Fear of Clowns

"Faith may be defined briefly as an illogical belief in the occurrence of the improbable."
- H. L. Mencken
gozz@gozz.com

Thursday, January 01, 2004

The misdisestimated doctrine part I: Economics 

Economic philosophies are easiest placed on a continuum, with advocates of an absolute free-market on one end and those of complete state ownership of industry on the other. At the free-market end, the state does not involve itself in economic issues, at the other the state itself is the economy. Such is the linearity on which most political speech takes place.

The Bush administration's policies can't be placed on such linearity: they believe government should generally allow the free-market to thrive on it's own, but that it's the government's role to create and expand the very space for markets to maneuver within.

Iraq was a wet dream for this philosophy: The US could completely gut a state run economy, leaving an entirely new space for capitol investment to flow into, markets freely moving within the space government had created for it. Such a view was eloquently expressed by Iraqi interim administrator Paul Bremer on June 21, 2003 when he spoke of "the wholesale reallocation of resources and people from state control to private enterprise, the promotion of foreign trade, and the mobilization of domestic and foreign capital."

The same philosophy is also apparent in a November 13, 2001 joint statement on the relationship between the Russian and American economies by George Bush and Vladimir Putin. The statement emphasizes a government created space for global capital to work and thrive within: "We are committed to creating conditions that will enhance our trade and investment relations and help Russia reach its economic potential as a fully integrated and leading member of the world economy."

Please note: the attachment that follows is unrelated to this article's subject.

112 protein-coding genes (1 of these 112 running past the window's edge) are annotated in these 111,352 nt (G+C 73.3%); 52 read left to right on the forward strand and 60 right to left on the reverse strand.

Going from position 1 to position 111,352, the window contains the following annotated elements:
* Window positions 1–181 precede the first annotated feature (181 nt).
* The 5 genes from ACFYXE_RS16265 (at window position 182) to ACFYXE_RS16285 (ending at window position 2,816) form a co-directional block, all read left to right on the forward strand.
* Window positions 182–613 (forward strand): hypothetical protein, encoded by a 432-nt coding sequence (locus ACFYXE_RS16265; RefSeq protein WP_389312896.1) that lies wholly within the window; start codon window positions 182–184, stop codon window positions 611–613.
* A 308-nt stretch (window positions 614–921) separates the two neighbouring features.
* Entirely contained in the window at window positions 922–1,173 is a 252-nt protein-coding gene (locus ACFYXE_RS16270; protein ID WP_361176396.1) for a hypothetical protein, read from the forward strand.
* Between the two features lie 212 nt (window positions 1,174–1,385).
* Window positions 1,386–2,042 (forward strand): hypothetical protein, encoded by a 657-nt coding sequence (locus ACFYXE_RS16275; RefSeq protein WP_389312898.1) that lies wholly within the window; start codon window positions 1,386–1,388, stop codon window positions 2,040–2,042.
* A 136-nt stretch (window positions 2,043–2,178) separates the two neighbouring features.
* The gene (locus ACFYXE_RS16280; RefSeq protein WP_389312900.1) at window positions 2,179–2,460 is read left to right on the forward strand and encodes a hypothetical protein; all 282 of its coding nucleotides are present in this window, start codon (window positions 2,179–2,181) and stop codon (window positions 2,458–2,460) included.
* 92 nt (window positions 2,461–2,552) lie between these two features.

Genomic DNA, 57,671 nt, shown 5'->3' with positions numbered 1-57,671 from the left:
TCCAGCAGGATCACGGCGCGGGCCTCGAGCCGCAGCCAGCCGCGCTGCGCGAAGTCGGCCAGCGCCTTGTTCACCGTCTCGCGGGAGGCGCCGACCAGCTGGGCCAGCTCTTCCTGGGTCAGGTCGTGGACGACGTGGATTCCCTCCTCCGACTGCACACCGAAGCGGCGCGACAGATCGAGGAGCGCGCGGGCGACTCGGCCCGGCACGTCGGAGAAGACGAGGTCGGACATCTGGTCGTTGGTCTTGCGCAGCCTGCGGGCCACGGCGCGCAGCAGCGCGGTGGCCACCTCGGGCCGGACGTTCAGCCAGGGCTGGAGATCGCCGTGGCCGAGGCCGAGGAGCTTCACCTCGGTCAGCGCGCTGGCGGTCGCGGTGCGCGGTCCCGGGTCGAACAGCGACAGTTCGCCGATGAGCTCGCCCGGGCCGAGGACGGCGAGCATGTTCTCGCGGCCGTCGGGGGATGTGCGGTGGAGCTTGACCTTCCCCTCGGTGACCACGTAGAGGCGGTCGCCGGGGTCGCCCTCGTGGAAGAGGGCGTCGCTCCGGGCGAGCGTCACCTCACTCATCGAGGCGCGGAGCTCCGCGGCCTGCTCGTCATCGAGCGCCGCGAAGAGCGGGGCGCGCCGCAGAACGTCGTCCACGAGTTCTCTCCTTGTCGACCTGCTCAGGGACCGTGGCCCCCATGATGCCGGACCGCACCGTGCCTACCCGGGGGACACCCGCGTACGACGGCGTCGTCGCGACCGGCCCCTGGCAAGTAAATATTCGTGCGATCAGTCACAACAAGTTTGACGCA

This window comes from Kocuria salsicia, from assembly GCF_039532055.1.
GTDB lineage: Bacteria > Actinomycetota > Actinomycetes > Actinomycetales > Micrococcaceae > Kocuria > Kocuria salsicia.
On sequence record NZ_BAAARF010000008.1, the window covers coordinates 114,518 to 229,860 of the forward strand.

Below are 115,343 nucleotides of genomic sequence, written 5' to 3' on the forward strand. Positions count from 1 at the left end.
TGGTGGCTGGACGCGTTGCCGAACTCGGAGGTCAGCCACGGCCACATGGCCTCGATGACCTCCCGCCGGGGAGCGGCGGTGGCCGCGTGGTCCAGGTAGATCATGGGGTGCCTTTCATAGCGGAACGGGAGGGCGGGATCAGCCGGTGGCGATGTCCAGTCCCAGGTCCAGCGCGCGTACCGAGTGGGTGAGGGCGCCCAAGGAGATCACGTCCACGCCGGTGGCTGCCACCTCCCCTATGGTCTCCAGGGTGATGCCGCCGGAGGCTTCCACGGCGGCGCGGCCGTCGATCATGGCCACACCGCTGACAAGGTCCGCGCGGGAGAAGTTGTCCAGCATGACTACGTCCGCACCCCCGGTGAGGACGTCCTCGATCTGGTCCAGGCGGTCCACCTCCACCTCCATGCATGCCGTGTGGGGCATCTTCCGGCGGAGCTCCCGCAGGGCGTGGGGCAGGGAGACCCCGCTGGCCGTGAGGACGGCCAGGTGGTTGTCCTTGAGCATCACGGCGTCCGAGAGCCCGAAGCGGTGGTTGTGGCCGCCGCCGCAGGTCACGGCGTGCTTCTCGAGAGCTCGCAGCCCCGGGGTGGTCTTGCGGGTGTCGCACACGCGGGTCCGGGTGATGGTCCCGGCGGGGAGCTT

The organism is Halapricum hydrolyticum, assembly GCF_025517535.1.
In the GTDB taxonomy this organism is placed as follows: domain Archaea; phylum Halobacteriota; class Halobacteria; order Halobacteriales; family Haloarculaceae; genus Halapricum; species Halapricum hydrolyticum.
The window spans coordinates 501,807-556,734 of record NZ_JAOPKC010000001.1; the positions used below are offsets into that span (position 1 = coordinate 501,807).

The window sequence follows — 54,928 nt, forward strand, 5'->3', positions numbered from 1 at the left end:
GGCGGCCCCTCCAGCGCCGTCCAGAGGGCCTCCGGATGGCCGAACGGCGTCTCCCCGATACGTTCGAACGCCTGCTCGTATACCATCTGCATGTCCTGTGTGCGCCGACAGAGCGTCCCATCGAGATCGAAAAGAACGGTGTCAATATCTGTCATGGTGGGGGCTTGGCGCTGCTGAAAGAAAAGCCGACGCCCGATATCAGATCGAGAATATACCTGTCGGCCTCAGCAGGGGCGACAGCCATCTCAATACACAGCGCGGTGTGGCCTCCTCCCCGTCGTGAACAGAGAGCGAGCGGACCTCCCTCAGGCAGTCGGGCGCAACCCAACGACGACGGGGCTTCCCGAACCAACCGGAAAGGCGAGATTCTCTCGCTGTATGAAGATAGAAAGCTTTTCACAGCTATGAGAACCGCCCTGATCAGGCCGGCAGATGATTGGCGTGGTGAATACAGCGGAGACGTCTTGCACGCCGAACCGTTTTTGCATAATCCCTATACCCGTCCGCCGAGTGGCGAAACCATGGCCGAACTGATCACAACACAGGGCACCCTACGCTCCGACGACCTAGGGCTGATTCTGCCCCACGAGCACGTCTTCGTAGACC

Domestically, one can see the same philosophy at work: Changes to Medicare are in line with their "creating space for markets to thrive within" philosophy. The bill is a government earmarking of hundreds of billions in capital - $400 billion in the first decade and over $1 billion in the next - to inject into the healthcare and pharmaceutical industries. At the same time it expressly prevents government from playing a role in drug price negotiation. The bill creates a multi-billion dollar playpen for drug and healthcare markets to freely operate and thrive within.

In summary: the Bush administration's view on the economy is that it's the government's job to create markets, but not meddle with them. This is neither a free-market, nor state controlled economy viewpoint; neither can it be placed on a continuum between the two extremes. It's off that linear map, and when you try to force it on to a two dimensional line, some will place it more on the "left", some will place it more on the "right". If you realize it's a new, radical philosophy, you can see it for what it is: neither right-leaning or left-leaning, but radicalized in a different, third dimension.

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